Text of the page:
The Chainlink

Daily Ridership: Quantifiable Data Analysis- Estimated total number of people riding a bike per day in Chicagoland?

How many cyclists (commuters & recreational) do you think ride in the Chicagoland area during the summer on any given day? If we took the average, of a 2 week count, to make an estimated daily ridership number.... what would the average bike ridership number look like for Chicagoland? Does anyone know the number?

I have been scouring the internet for days looking for a total and have come up empty handed. What I did find was multiple articles and blogs stating that concrete ridership data is difficult to produce.  A data census was conducted in 2012 stating 19,147 people commute to work daily but that is just the commuters and the article goes on to say the figure is unreliable and there really hasn't been good test conducted yet. I'm hoping an insider on the chain link forums may know of a number.

Sidenote: Why not put in compression counters on all the main "spokes routes" bicycle lane highways and on the main recreational paved paths/trails throughout Chicagoland? I'm talking about those compression counters like the ones used to count the cars on the highways. Once a bike rolls over the rubber rope filled with air and changes the pressure on the "thump-thump" it counts 1 bike and so on and so on.

Any help would be great.

-Andrew

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Pretty sure the "why not" is $$$.

The cheapest commercial tube counter I found was this one for $250 (plus the tube itself for $20) or there's a DIY that runs about $80, but it's got to be assembled and programmed, and time is money...  Multiply that by the number of interesting sites in Chicago, and consider that the data needs to be collected and interpreted and documented, and there's the reason why we don't have the data already...  But maybe there's some streetsblog enthusiast team that wants to slowly build an arsenal of devices and then deploy them everywhere at once?  Sounds like a pretty great project to me!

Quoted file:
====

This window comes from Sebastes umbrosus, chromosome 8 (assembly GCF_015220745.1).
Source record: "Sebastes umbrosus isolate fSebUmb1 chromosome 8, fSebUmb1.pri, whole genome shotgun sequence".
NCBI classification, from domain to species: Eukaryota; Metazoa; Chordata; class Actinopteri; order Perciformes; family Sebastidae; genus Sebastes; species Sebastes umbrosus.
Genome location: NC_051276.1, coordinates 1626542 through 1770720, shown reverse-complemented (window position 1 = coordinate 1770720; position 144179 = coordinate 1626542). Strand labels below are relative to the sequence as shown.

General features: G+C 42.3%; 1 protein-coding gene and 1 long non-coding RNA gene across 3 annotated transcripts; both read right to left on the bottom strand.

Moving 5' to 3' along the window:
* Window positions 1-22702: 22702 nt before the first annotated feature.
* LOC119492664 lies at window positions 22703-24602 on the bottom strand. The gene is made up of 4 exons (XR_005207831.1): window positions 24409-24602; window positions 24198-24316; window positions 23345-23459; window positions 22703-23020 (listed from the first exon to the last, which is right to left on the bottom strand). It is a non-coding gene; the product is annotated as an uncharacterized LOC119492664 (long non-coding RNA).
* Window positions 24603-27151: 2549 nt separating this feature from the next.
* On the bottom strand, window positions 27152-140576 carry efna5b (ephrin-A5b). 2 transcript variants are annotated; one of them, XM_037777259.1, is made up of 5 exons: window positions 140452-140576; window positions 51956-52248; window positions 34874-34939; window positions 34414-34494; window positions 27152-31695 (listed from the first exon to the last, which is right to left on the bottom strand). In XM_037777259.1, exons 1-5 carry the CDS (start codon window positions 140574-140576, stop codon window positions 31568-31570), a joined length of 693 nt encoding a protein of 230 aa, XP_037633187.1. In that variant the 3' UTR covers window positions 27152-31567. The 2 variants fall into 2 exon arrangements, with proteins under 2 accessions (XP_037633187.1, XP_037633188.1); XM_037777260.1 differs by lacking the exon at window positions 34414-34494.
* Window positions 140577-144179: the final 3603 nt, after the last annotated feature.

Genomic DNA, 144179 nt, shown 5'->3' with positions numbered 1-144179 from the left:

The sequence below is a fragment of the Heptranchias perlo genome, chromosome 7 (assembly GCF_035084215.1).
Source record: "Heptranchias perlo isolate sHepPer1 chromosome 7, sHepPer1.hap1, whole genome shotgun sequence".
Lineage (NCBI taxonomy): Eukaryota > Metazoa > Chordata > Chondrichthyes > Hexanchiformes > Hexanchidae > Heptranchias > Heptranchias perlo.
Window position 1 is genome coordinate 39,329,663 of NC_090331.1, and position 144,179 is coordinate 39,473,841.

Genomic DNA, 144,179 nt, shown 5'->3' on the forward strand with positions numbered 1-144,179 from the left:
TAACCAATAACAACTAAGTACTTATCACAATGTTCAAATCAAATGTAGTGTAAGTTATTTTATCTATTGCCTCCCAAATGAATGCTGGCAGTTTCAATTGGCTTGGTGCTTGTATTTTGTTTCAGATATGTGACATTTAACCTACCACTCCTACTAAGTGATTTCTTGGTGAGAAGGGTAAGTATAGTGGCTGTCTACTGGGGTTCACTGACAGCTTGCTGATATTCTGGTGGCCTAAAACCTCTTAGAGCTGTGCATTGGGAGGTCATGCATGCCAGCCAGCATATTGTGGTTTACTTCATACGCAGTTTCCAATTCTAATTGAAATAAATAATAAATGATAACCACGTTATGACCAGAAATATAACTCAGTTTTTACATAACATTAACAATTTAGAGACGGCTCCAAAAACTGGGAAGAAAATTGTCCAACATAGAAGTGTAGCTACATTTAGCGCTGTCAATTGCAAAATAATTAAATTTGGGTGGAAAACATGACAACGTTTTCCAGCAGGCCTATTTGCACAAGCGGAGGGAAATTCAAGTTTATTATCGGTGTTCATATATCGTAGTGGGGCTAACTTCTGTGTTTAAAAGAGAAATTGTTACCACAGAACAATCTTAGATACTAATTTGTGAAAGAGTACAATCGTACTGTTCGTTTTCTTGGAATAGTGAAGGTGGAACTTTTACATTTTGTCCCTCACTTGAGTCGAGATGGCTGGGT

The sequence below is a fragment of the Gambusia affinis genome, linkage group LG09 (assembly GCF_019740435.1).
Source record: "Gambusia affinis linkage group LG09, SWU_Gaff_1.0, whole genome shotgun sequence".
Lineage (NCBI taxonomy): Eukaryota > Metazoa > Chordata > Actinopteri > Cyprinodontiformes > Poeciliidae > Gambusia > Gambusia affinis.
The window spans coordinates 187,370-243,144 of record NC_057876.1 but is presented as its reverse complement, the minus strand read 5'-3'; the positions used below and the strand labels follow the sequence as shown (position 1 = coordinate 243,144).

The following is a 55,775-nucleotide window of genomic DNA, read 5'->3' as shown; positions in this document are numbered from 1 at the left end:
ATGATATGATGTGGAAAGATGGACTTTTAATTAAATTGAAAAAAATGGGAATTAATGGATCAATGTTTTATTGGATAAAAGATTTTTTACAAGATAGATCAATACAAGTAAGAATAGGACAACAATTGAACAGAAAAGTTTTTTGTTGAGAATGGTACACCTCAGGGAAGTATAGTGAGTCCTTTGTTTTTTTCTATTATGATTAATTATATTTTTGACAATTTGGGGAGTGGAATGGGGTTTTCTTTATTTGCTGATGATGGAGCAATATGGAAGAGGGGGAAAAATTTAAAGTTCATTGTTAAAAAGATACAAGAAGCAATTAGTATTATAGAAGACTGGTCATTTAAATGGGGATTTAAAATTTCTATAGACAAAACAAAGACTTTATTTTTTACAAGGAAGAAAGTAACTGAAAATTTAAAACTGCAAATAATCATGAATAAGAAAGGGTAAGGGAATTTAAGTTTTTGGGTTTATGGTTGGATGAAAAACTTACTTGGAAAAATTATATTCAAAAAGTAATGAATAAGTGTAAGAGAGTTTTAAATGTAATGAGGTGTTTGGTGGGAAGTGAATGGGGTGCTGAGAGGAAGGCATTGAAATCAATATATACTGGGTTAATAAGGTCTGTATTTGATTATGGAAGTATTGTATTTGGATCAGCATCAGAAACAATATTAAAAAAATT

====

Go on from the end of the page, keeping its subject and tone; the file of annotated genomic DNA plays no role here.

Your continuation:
But seriously, having one private counter collecting daily info from any single site for a whole season/year/etc. would create a pretty useful picture, too, wouldn't it?  Hmm... $80...

CDOT does a quarterly cordon bike count around the loop and (did?) monthly counts at some intersections at peak times:

http://chicagocompletestreets.org/wp-content/uploads/2013/06/Spring...

http://chicagocompletestreets.org/your-streets/bikeways/bike-counts/

https://www.scribd.com/collections/4289227/CDOT-Bike-Counts

If you want the more detailed 15 min data than you need to FOIA them.

CDOT did do 24 hour pneumatic tube count back in 2009:

http://www.cityofchicago.org/dam/city/depts/cdot/bicycling/CDOT_bic...

Most of that data centers around people commuting to the loop at peak times because that is the easiest to count. If by Chicagoland you mean trying to capture people commuting to Metra Stations and using suburban bike trails on weekends then maybe individual towns have that data but trying to count all of that yourself would be a pretty major and expensive project. Is there anything in particular that you are looking for other than a number?

Active Transportation Alliance commissioned a study last year that resulted in an estimate of 125,000 daily trips by bicycle for transportation purposes alone, not even counting recreational. Here's the Streetsblog article on it, with links to the PDF report.

http://chi.streetsblog.org/2014/06/11/active-trans-at-least-125000-...

By Chicagoland I do mean all the suburbs and the city. The count could be done by one person but would be better done by a group.  The DIY counter kits would be good to get a quick number for a less expensive alternative to a more permanent solution. For the permanent solution the project would involve many different agencies, counties and implementations across multiple boards. It would be great to have info being collected throughout the entire season from multiple locations. Some other cities implement bike counters built into the pavement when they build out new bike Lanes or install them into existing ones. Some even have displays which shows year to date bike counts and for the day as your roll by. Maintenance free, only detects bikes, and batteries that last up to three years. all you have to do is install them. I provided a link here 

https://www.cityofmadison.com/bikeMadison/planning/visualbikecounte...

A simple google search for advanced counters will yield a ton of results. I wonder if this has been talked about for Chicago, which i'm sure it has. It would be RAD to have!!!! To be able to see the growth, the flow, the numbers.

The Links you guys provided are great!! 125,000 thousand daily trips by bicycle and that's nor even including recreational! 

Thanks for responding to my first ever post on the chain- link. 

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